Complementing my daily blog interviews, today’s Author Spotlight, the seventieth, is of Stephen L Wright.
Steve, who writes under his full name, Stephen L Wright, was born in Yorkshire, England; his father was a Methodist minister, so the family also lived in Derby and Kingston upon Hull. He left school at 18 and went to college to train as a teacher.
His degree from the Open University came later, as part of a career working with or for young people; as well as teaching, Steve also worked on the government’s Youth Training Scheme in the 1980s and currently works as a Youth Officer in the Fire & Rescue Service. He still has a few more years of working ahead of him, but is looking forward to retirement!
Steve has always been interested in history, but his interest in World War II arose through his uncle, S/Sgt Billy Marfleet, who was a British Glider Pilot. He died when his glider crashed into the Channel on the night of 5/6 June 1944 – the start of the Normandy Landings. Steve wanted to know more about Billy’s experiences as a Glider Pilot, so he started researching. The result was ‘One Night In June‘, which he wrote with Kevin Shannon, and which tells the story of the operation in which Billy was involved.
Steve has also written magazine articles and is currently working on his next book.
As a dad and granddad, Steve has a lot of family time but he is also an improving golfer and banjo player.
And now from the author himself:
My interest in, and knowledge of wartime Airborne Forces, continued to grow and I began to read as much as I could find about Operation VARSITY. There wasn’t a great deal of information on this pivotal event, and the only book on the whole operation was in German. So, I continued my research, contacted archives and veterans and ‘The Last Drop; Operation Varsity March 24-25 1945’ is the result.
I call ‘One Night In June’ a labour of love, because it is family-related and it provided a lot of information that my family, particularly my mother who is Billy’s youngest sister, didn’t previously know. I would say the same about ‘The Last Drop’ because, although not family-related, it has brought me great satisfaction and encouragement, as well as a feeling of privilege to be entrusted with the stories from the men who took part in the operation; as long as the book is ‘out there’, their experiences will continue to live.
In compiling ‘The Last Drop’ I used an anecdotal format, only using editorial when necessary so that the greater part of the book is told ‘through the eyes’ of the men who were there as paratroopers, gliderborne troops, glider pilots and members of RAF and US Troop Carrier crews. I received more than fifty accounts from American, British, and Canadian veterans and was granted permission to use others published in books. The stories add poignancy and vividness to the account of this operation. Many of the stories came via email or letter, but I did speak to a number of my contributors on the telephone or in person. As well as personal accounts I also drew on war diaries, unit histories and after-action reports.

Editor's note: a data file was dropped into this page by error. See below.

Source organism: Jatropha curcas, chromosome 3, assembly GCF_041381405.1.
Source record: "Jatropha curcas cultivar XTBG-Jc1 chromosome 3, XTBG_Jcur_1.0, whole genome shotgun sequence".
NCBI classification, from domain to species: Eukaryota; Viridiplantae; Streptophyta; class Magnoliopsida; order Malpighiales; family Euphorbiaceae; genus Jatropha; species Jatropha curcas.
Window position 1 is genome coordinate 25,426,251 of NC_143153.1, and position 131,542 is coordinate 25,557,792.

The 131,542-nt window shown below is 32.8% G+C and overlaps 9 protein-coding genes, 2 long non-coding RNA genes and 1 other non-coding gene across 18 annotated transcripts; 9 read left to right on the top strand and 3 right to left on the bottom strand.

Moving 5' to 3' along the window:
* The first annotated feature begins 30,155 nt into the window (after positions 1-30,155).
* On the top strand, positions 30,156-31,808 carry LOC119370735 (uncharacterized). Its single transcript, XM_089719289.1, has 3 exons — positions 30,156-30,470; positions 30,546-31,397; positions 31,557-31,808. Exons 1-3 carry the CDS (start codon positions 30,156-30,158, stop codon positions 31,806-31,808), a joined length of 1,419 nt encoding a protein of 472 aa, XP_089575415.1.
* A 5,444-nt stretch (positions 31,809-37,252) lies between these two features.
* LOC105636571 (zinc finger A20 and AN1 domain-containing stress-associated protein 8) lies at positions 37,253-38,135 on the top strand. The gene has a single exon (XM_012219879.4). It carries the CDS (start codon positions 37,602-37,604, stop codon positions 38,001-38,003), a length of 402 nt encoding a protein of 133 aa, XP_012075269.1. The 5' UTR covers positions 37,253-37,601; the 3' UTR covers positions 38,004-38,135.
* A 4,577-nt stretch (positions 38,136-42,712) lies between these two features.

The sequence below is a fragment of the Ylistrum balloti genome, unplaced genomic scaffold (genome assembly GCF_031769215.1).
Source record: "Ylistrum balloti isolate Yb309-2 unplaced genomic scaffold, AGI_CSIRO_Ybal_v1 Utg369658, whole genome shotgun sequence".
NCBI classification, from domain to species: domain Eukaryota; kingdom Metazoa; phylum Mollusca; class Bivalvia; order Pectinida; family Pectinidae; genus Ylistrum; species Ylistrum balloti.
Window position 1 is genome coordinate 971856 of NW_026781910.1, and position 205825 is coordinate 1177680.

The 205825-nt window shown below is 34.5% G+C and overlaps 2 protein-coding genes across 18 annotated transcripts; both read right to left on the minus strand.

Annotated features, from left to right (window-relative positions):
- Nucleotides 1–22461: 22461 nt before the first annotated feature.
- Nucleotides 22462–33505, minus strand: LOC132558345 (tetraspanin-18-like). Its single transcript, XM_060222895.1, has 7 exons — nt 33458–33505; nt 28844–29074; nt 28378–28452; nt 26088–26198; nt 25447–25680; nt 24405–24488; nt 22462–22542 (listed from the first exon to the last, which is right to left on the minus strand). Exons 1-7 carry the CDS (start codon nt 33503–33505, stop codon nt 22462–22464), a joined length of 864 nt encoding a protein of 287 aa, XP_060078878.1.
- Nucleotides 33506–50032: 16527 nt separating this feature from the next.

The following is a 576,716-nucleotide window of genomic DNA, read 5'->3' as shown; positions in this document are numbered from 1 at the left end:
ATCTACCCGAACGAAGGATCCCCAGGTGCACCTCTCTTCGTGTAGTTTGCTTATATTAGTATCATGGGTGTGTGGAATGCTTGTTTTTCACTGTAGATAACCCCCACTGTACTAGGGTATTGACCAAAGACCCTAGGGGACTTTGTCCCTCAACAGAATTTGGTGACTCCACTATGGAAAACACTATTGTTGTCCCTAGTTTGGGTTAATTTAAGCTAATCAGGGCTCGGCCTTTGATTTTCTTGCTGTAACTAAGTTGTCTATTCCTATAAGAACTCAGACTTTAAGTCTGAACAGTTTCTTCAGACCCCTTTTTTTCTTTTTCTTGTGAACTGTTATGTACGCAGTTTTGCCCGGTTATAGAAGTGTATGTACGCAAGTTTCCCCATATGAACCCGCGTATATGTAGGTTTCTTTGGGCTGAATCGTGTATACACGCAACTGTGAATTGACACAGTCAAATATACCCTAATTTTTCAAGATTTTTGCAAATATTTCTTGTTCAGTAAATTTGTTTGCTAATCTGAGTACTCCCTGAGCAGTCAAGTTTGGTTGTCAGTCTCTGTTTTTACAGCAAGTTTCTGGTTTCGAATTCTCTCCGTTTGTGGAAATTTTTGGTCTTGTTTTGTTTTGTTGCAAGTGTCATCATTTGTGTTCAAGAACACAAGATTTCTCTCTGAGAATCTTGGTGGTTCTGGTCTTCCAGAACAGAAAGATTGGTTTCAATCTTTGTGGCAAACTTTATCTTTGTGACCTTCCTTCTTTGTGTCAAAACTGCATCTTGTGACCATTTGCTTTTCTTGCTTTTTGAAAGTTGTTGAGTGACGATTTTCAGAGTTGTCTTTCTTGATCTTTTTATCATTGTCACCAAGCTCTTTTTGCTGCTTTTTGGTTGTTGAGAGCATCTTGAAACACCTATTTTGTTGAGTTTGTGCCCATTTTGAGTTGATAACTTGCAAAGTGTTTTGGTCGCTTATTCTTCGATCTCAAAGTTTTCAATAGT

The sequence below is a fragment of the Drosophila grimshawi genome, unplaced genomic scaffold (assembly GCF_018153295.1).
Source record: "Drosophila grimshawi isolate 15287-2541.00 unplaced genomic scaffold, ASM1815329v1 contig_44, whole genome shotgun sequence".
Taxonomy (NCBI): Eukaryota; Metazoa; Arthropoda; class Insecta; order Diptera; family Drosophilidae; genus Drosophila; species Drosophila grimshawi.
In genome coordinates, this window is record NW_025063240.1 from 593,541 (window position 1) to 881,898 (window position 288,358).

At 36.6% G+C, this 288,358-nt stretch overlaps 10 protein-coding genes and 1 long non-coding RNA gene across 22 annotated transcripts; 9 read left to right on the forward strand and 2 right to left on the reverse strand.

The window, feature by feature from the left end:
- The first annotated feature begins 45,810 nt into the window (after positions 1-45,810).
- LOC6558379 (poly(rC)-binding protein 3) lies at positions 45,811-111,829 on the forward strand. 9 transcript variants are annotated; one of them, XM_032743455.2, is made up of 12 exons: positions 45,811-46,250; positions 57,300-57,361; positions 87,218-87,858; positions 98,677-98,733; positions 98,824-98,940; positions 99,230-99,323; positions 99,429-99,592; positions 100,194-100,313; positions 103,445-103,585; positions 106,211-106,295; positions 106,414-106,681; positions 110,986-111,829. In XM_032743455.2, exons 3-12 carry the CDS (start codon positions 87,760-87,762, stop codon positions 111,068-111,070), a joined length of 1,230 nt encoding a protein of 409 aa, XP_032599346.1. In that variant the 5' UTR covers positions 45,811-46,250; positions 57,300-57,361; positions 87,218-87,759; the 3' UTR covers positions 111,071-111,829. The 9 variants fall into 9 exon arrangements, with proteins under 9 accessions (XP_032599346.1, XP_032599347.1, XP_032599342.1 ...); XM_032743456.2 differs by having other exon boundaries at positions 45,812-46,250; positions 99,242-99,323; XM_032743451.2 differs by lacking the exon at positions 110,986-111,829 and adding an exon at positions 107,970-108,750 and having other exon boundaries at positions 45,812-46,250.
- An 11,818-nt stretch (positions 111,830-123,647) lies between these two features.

Operation VARSITY was the last major airborne offensive of World War II and remains the largest and most successful single-lift airborne operation in history. It was conducted by the British 6th and the American 17th Airborne Divisions, which some three months earlier had been through the hell of the Ardennes. The goal of the operation was to protect the ground troops that would cross the River Rhine by amphibious means. It was a daylight landing on top of heavily defended and fortified positions. Paratroopers and gliders descended through a hail of fire. Once on the ground many had to resort to hand to hand fighting to gain their objectives. All this took place in the fog of a smokescreen created to cover the ground troops who were crossing the river. Casualties, as will be imagined, were not slight and acts of valour were witnessed across the battlefield. The end of the day saw all objectives won and the awarding of two Congressional Medals of Honor, a Victoria Cross and a Conspicuous Gallantry Medal.
The blog interviews will return as normal tomorrow with editor and publisher Kim Maya Sutton – the three hundred and nineteenth of my blog interviews with novelists, poets, short story authors, biographers, agents, publishers and more. A list of interviewees (blogged and scheduled) can be found here. If you like what you read, please do go and investigate further. And I enjoy hearing from readers of my blog; do either leave a comment on the relevant interview (the interviewees love to hear from you too!) and / or email me. You can read / download my eBooks from Smashwords, Sony Reader Store, Barnes & Noble, iTunes Bookstore and Kobo (Amazon to follow). And I have a new forum at http://morgenbailey.freeforums.org.